Adding to these trends are efforts by the government of the People's Republic of China. As early as the 1950s they began consolidating the fragmented research that was spread over the field of what was referred to as "Chinese medicine." They then methodically set about to promote, both domestically and internationally, what was a new science. The result was the formation within China of an institutionalized system of medicine that runs parallel with what is referred to as "Western medicine" and has spawned an important agricultural industry. Abroad, China has increased exports of TCM products and sought to establish global standards for the practice of TCM.


The contents of this article are based on literature searches. These included surveys of newspaper articles, news magazines, research publications, and websites, particularly those of teaching institutions and practitioners. The primary purpose in these searches was to document the presence of TCM in Canada. There is some risk that practitioners and private teaching institutions may have exaggerated the presence of TCM in Canada; therefore, an attempt was made to incorporate information from academic and government sources. While these latter may not be able to confirm claims about specific organizations, particularly private ones, they were able to support the general claims about the presence of TCM in Canada.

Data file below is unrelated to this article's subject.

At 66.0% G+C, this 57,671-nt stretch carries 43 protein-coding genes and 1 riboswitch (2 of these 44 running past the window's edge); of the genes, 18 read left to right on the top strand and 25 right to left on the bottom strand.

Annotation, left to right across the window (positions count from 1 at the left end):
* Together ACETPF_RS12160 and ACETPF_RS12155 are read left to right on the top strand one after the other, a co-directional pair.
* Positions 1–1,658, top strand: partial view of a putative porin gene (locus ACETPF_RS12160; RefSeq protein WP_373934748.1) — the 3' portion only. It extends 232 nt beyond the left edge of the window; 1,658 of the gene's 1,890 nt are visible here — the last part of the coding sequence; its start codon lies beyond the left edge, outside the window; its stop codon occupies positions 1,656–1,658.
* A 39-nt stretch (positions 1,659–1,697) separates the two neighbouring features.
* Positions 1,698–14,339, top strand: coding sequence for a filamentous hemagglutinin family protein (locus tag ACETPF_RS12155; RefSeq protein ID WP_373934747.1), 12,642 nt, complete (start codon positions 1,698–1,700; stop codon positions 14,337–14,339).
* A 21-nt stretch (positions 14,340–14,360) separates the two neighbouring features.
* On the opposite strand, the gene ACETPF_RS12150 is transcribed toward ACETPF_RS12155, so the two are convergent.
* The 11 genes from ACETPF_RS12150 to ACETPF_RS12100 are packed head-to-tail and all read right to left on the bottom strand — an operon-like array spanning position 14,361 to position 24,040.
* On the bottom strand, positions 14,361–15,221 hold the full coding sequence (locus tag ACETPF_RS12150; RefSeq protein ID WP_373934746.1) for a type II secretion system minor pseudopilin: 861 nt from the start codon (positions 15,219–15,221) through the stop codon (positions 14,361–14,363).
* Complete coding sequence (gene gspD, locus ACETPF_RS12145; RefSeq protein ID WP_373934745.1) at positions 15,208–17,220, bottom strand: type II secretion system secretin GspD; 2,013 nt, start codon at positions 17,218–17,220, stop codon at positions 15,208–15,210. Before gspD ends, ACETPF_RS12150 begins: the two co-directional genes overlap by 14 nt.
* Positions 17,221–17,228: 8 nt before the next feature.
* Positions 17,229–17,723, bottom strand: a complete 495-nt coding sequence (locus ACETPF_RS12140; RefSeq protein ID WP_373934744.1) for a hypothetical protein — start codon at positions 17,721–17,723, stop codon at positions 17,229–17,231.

There are a number of studies that have shown the increasing use of alternative medical treatments among the Canadian population. For example, a 1997 poll showed that about 42 percent of Canadians were using some form of complementary health care, the most popular being chiropractics, herbal medicine, acupuncture, and homeopathy (Yip October 1999, 17). Furthermore, in 1999, the Canadian Health Food Association, a group representing herbal manufacturers and distributors, estimated that health supplements, including herbal derivatives, were a $2-billion industry in Canada, and growing (Yip October 1999, 17). A 2007 report confirmed this trend by finding that at least 50 percent of Canadian adults were using one or more natural medicines (MacLeod 2007, 14), such as American ginseng and Chinese wolfberry. These studies support claims that alternative medicines are becoming well established within present-day Canada. The claim for increased use is also supported by the gamut of treatments that are being tried, from externally administered (e.g., acupuncture, massage, and even meditation) to the internal consumption of more natural forms of medicines, such as unrefined herbs. This shows that Canadians are becoming broadly familiar with TCM.